At the midpoint of February, “Black History Month,” it makes sense to consider how we as history professors can ensure that black history is a central component of American history and not a subject relegated to the year’s shortest month. Here are some of the things that I have done to incorporate black history into my United States history survey courses year round:
Explore black history textbooks: Compare the table of contents from a black history textbook to that of the general US history textbook you currently use. Look for topics that could broaden content and enliven discussion. While students are often familiar with World War II-era images of “Rosie the Riveter,” for example, they know very little about the “Double V” campaign of the same period. Incorporating such a topic into a US survey’s coverage of World War II creates space for students to examine gender and race comparatively. When students begin to consider the experiences of African-American “Rosies” the conversation broadens to explore the economic challenges faced by women of color.
Research and share: One of the many fabulous things about “Black History Month” (and “Women’s History Month,” etc) is that we are introduced to unfamiliar stories that forge pathways to larger discussion. Consider having students research a topic of interest and then share it (briefly) at the beginning or end of each class meeting. This task can be assigned for any topic in any course. If your class is studying the Great Depression, for example, ask students to Google-search what happened on a given date in the 1930s related to race or gender or the economy. A low-stakes assignment like this one can be graded pass/fail and included in a student’s class participation grade. It’s a great way to get the students talking at the beginning of a class meeting while broadening the content of the course.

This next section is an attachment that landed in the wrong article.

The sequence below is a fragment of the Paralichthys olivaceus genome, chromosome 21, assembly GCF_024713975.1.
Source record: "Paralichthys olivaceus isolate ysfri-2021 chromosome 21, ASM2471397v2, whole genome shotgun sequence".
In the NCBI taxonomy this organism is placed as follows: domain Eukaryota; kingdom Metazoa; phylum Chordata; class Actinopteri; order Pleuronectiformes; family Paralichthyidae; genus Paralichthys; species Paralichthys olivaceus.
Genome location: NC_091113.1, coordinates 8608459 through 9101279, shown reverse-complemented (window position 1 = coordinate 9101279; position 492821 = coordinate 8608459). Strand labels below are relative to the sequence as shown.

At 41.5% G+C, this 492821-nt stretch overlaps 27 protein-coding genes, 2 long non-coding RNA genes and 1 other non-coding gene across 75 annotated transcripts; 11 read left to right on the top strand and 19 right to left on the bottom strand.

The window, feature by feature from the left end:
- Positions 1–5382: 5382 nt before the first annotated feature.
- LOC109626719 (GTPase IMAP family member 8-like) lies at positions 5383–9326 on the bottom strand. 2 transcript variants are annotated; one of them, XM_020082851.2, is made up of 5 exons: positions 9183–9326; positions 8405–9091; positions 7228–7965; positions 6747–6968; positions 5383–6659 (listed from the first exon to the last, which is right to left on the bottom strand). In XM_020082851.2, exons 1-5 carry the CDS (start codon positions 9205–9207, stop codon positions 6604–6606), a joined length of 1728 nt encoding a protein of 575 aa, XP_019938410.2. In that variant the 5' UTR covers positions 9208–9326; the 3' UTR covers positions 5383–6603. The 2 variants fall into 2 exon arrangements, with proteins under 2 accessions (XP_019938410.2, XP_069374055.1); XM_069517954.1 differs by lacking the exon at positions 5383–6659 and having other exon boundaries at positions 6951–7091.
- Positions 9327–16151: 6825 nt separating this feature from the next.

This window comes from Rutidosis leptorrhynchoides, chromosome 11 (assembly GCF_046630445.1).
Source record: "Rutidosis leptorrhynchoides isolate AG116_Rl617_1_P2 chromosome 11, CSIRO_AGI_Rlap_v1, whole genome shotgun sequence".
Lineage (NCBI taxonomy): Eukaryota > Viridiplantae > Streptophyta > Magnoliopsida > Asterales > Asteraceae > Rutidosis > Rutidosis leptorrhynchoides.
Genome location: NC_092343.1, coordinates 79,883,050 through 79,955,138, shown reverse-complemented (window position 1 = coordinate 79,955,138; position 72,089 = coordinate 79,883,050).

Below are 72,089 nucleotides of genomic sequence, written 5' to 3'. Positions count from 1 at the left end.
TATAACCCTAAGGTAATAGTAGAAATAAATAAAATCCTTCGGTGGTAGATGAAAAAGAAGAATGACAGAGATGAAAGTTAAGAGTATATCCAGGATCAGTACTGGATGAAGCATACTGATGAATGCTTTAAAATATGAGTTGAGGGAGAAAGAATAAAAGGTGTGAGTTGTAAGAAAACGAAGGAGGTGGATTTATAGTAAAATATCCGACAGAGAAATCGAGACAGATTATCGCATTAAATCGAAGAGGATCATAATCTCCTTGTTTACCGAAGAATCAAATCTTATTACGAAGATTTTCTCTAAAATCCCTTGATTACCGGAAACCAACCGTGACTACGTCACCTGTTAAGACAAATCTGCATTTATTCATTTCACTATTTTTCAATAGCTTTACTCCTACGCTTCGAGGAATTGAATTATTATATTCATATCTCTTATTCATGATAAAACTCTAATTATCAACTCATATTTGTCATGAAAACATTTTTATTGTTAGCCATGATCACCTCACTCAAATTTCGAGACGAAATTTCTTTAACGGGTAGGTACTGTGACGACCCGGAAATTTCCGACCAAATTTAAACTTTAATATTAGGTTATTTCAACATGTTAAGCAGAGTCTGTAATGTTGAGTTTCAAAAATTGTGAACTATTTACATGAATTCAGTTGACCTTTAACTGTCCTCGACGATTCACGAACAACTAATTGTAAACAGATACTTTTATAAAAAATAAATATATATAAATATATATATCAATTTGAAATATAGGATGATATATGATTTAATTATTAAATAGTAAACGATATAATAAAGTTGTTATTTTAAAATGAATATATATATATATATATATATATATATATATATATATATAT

Ask students to reflect: The right assignment can act as a conduit for students to recognize and accept black history (or women’s history or LGBTQ history, etc) as American history. An interesting way to do this is to ask them to develop a museum exhibit: Imagine you are curating a three-room exhibit on 19th-century life. Identify three topics that, together, best illustrate a collective view of American society/ politics/economics. I’ve used this prompt in various forms many times as a mid-semester exam question. I give the students the question ahead of time and allow them to group-brainstorm possible topics. Generally students do an excellent job of incorporating race (and gender) into their fictional museums.
In 2018 it is a rare college campus that does not celebrate Black History Month. We as history professors can widen the reach and increase the value of such programming by incorporating black history seamlessly into our US history survey courses every month.